Please update your browser

You're using a version of Internet Explorer that isn't supported by Questia.
To get a better experience, go to one of these sites and get the latest
version of your preferred browser:

FLAWED DIPLOMACY: The United Nations & the War on Terrorism

By Anderson, David A. | Military Review, January/February 2012 | Go to article overview

FLAWED DIPLOMACY: The United Nations & the War on Terrorism


Anderson, David A., Military Review


FLAWED DIPLOMACY: The United Nations & the War on Terrorism, Victor D. Comras, Potomac Books, Inc., Sterling VA, 2010, 256 pages, $29.95.

Victor D. Comras, a leading expert on international sanctions and the global effort to combat terrorism and money laundering, writes a fascinating book about the history of the United Nations' (UN) involvement in combating terrorism to the present day. Epitomized by a legacy of agonizing bureaucratic inertia, the UN lacks a coherent policy, capacity, and general will to effectively address global terrorism, which is undermining international peace and security. In support of his thesis, Comras details the UN's experience in addressing terrorism-everything from the lack of a generally accepted defi nition of what actually constitutes terrorism and its consequences on policy development, to poorly crafted and unexecutable UN resolutions. Comras notes that no UN secretary general has willingly made countering terrorism his top priority. Secretary Kurt Waldheim had the issue thrust upon him by the Munich Olympics attack in 1972, as did Secretary Kofi Annan as a result of the 9/11 attacks on the United States. Combating terrorism is also a distracter to eliminating global poverty and improving the general health and quality of life of the world's disadvantaged.

One of numerous striking bits of research in Comras's book is that regardless of UN objectives in combating terrorism, state objectives and competing interests (e.

The rest of this article is only available to active members of Questia

Sign up now for a free, 1-day trial and receive full access to:

  • Questia's entire collection
  • Automatic bibliography creation
  • More helpful research tools like notes, citations, and highlights
  • Ad-free environment

Already a member? Log in now.

Notes for this article

Add a new note
If you are trying to select text to create highlights or citations, remember that you must now click or tap on the first word, and then click or tap on the last word.
One moment ...
Project items

Items saved from this article

This article has been saved
Highlights (0)
Some of your highlights are legacy items.

Highlights saved before July 30, 2012 will not be displayed on their respective source pages.

You can easily re-create the highlights by opening the book page or article, selecting the text, and clicking “Highlight.”

Citations (0)
Some of your citations are legacy items.

Any citation created before July 30, 2012 will labeled as a “Cited page.” New citations will be saved as cited passages, pages or articles.

We also added the ability to view new citations from your projects or the book or article where you created them.

Notes (0)
Bookmarks (0)

You have no saved items from this article

Project items include:
  • Saved book/article
  • Highlights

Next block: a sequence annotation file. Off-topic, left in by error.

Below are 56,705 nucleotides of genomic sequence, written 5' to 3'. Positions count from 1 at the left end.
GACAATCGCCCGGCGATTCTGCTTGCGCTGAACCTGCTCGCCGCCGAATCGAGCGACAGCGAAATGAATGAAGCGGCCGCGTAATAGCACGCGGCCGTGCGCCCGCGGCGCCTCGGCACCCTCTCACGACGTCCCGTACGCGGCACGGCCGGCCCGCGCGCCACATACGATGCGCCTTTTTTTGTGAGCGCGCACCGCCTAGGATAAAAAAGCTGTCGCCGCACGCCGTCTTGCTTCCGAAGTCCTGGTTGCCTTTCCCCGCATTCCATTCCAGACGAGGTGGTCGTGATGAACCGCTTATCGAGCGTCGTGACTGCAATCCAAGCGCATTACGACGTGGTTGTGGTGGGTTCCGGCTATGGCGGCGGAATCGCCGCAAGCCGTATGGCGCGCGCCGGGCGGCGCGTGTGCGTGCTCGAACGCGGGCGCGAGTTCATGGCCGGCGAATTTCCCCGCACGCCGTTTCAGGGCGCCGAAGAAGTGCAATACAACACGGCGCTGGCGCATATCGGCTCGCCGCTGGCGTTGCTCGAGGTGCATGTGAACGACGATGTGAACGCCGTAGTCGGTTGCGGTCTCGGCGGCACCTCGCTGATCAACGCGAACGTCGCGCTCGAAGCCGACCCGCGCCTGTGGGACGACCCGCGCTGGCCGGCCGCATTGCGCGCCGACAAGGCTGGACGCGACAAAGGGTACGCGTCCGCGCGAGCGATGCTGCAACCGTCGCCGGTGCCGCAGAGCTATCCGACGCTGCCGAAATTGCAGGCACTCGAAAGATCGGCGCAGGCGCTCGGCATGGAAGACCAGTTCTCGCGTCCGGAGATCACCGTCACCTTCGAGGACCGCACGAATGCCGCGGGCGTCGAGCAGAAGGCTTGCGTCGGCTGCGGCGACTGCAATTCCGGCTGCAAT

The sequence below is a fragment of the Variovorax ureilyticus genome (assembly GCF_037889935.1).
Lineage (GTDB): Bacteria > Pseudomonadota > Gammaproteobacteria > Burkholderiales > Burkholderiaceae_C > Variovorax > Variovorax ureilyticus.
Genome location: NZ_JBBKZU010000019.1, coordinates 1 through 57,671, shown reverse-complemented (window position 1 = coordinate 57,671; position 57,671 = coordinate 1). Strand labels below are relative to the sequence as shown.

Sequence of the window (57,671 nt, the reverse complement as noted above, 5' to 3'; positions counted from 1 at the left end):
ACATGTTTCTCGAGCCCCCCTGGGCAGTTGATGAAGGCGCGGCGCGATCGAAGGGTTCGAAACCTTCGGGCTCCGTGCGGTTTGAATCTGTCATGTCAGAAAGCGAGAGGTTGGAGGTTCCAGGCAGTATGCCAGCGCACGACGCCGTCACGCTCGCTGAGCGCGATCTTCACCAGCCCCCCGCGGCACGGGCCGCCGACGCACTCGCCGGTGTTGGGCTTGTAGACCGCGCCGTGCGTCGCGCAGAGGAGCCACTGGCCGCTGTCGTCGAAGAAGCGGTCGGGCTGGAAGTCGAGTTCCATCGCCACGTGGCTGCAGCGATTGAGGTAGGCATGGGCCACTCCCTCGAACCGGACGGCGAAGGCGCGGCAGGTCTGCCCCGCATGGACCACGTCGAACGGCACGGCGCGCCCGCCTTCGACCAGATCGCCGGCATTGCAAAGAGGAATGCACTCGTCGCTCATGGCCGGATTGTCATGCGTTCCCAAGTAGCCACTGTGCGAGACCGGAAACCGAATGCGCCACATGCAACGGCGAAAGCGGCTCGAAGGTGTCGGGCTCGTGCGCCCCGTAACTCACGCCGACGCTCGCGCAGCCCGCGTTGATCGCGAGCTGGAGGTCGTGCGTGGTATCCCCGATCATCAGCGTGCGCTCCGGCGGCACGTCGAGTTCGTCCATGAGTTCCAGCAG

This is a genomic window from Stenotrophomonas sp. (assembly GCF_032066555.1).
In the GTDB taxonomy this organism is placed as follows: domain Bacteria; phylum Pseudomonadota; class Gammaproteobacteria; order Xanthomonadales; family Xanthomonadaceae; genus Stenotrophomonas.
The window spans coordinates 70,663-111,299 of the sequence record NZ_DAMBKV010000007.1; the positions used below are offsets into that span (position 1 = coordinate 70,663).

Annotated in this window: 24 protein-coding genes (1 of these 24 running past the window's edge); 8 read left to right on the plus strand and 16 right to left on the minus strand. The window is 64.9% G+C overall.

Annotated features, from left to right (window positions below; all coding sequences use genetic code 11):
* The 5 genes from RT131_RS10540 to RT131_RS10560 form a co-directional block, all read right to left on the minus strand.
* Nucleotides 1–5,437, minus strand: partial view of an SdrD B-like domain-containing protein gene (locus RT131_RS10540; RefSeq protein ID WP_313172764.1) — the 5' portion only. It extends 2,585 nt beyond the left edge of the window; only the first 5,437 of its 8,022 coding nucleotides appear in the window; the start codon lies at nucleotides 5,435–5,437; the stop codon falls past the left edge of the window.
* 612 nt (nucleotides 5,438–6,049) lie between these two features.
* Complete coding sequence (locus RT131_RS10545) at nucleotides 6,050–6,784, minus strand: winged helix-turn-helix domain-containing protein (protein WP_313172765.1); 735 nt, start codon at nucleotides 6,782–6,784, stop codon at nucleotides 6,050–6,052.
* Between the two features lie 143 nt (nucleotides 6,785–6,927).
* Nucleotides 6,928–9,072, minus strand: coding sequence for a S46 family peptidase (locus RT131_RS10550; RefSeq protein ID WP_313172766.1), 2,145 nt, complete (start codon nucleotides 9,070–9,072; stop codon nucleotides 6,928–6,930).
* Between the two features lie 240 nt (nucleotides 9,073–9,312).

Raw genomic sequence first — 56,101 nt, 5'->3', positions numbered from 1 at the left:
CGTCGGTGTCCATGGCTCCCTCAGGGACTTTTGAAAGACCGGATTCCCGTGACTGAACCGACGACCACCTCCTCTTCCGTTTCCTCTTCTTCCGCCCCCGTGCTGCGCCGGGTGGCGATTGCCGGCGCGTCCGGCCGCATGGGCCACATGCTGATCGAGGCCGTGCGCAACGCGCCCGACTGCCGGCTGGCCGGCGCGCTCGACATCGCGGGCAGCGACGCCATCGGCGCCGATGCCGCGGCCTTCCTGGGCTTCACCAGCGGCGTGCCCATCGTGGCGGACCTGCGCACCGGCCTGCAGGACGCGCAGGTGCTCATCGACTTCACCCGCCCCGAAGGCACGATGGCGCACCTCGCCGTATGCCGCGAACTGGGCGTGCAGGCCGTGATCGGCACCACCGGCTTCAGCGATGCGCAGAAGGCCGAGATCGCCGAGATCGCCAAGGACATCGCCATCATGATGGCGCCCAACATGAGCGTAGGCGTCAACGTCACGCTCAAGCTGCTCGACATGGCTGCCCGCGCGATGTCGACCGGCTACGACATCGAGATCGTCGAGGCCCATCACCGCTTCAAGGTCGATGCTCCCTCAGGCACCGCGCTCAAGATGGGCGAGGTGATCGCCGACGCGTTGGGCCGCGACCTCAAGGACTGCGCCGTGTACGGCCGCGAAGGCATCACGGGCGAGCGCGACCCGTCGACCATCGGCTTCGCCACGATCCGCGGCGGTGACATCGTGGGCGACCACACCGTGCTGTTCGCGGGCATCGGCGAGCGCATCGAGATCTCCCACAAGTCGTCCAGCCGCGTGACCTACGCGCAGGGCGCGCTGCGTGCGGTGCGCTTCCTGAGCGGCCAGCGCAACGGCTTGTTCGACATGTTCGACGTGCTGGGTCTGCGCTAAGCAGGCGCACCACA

• Quotes/citations
  • Notes
  • Bookmarks
Notes
Cite this article

Cited article

Style
Citations are available only to our active members.
Sign up now to cite pages or passages in MLA, APA and Chicago citation styles.

(Einhorn, 1992, p. 25)

(Einhorn 25)

1

1. Lois J. Einhorn, Abraham Lincoln, the Orator: Penetrating the Lincoln Legend (Westport, CT: Greenwood Press, 1992), 25, http://www.questia.com/read/27419298.

Cited article

FLAWED DIPLOMACY: The United Nations & the War on Terrorism
Settings

Settings

Typeface
Text size Smaller Larger
Search within

Search within this article

Look up

Look up a word

  • Dictionary
  • Thesaurus
Please submit a word or phrase above.
Print this page

Print this page

Why can't I print more than one page at a time?

Full screen

matching results for page

Cited passage

Style
Citations are available only to our active members.
Sign up now to cite pages or passages in MLA, APA and Chicago citation styles.

"Portraying himself as an honest, ordinary person helped Lincoln identify with his audiences." (Einhorn, 1992, p. 25).

"Portraying himself as an honest, ordinary person helped Lincoln identify with his audiences." (Einhorn 25)

"Portraying himself as an honest, ordinary person helped Lincoln identify with his audiences."1

1. Lois J. Einhorn, Abraham Lincoln, the Orator: Penetrating the Lincoln Legend (Westport, CT: Greenwood Press, 1992), 25, http://www.questia.com/read/27419298.

Cited passage

Welcome to the new Questia Reader

The Questia Reader has been updated to provide you with an even better online reading experience.  It is now 100% Responsive, which means you can read our books and articles on any sized device you wish.  All of your favorite tools like notes, highlights, and citations are still here, but the way you select text has been updated to be easier to use, especially on touchscreen devices.  Here's how:

1. Click or tap the first word you want to select.
2. Click or tap the last word you want to select.

OK, got it!

Thanks for trying Questia!

Please continue trying out our research tools, but please note, full functionality is available only to our active members.

Your work will be lost once you leave this Web page.

For full access in an ad-free environment, sign up now for a FREE, 1-day trial.

Already a member? Log in now.